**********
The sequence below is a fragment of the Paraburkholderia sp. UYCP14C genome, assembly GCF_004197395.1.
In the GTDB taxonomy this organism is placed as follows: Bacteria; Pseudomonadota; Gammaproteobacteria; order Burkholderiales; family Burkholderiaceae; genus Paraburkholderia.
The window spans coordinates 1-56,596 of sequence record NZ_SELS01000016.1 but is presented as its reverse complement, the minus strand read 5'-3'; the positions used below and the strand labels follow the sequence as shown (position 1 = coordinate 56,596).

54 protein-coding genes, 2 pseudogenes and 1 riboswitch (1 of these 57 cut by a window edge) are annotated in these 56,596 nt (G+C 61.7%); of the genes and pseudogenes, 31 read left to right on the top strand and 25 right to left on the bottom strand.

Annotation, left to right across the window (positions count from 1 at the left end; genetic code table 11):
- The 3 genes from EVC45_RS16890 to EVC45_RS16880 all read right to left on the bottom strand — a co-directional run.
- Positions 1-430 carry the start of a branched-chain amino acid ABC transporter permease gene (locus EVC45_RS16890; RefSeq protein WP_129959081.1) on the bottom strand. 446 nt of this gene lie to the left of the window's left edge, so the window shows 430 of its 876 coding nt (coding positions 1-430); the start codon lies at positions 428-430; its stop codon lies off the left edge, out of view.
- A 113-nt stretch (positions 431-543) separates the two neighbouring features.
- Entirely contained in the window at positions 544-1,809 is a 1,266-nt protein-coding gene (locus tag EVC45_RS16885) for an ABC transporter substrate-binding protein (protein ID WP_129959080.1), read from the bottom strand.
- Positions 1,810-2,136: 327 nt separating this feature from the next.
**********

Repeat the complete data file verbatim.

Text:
The sequence below is a fragment of the Paraburkholderia sp. UYCP14C genome, assembly GCF_004197395.1.
In the GTDB taxonomy this organism is placed as follows: Bacteria; Pseudomonadota; Gammaproteobacteria; order Burkholderiales; family Burkholderiaceae; genus Paraburkholderia.
The window spans coordinates 1-56,596 of sequence record NZ_SELS01000016.1 but is presented as its reverse complement, the minus strand read 5'-3'; the positions used below and the strand labels follow the sequence as shown (position 1 = coordinate 56,596).

54 protein-coding genes, 2 pseudogenes and 1 riboswitch (1 of these 57 cut by a window edge) are annotated in these 56,596 nt (G+C 61.7%); of the genes and pseudogenes, 31 read left to right on the top strand and 25 right to left on the bottom strand.

Annotation, left to right across the window (positions count from 1 at the left end; genetic code table 11):
- The 3 genes from EVC45_RS16890 to EVC45_RS16880 all read right to left on the bottom strand — a co-directional run.
- Positions 1-430 carry the start of a branched-chain amino acid ABC transporter permease gene (locus EVC45_RS16890; RefSeq protein WP_129959081.1) on the bottom strand. 446 nt of this gene lie to the left of the window's left edge, so the window shows 430 of its 876 coding nt (coding positions 1-430); the start codon lies at positions 428-430; its stop codon lies off the left edge, out of view.
- A 113-nt stretch (positions 431-543) separates the two neighbouring features.
- Entirely contained in the window at positions 544-1,809 is a 1,266-nt protein-coding gene (locus tag EVC45_RS16885) for an ABC transporter substrate-binding protein (protein ID WP_129959080.1), read from the bottom strand.
- Positions 1,810-2,136: 327 nt separating this feature from the next.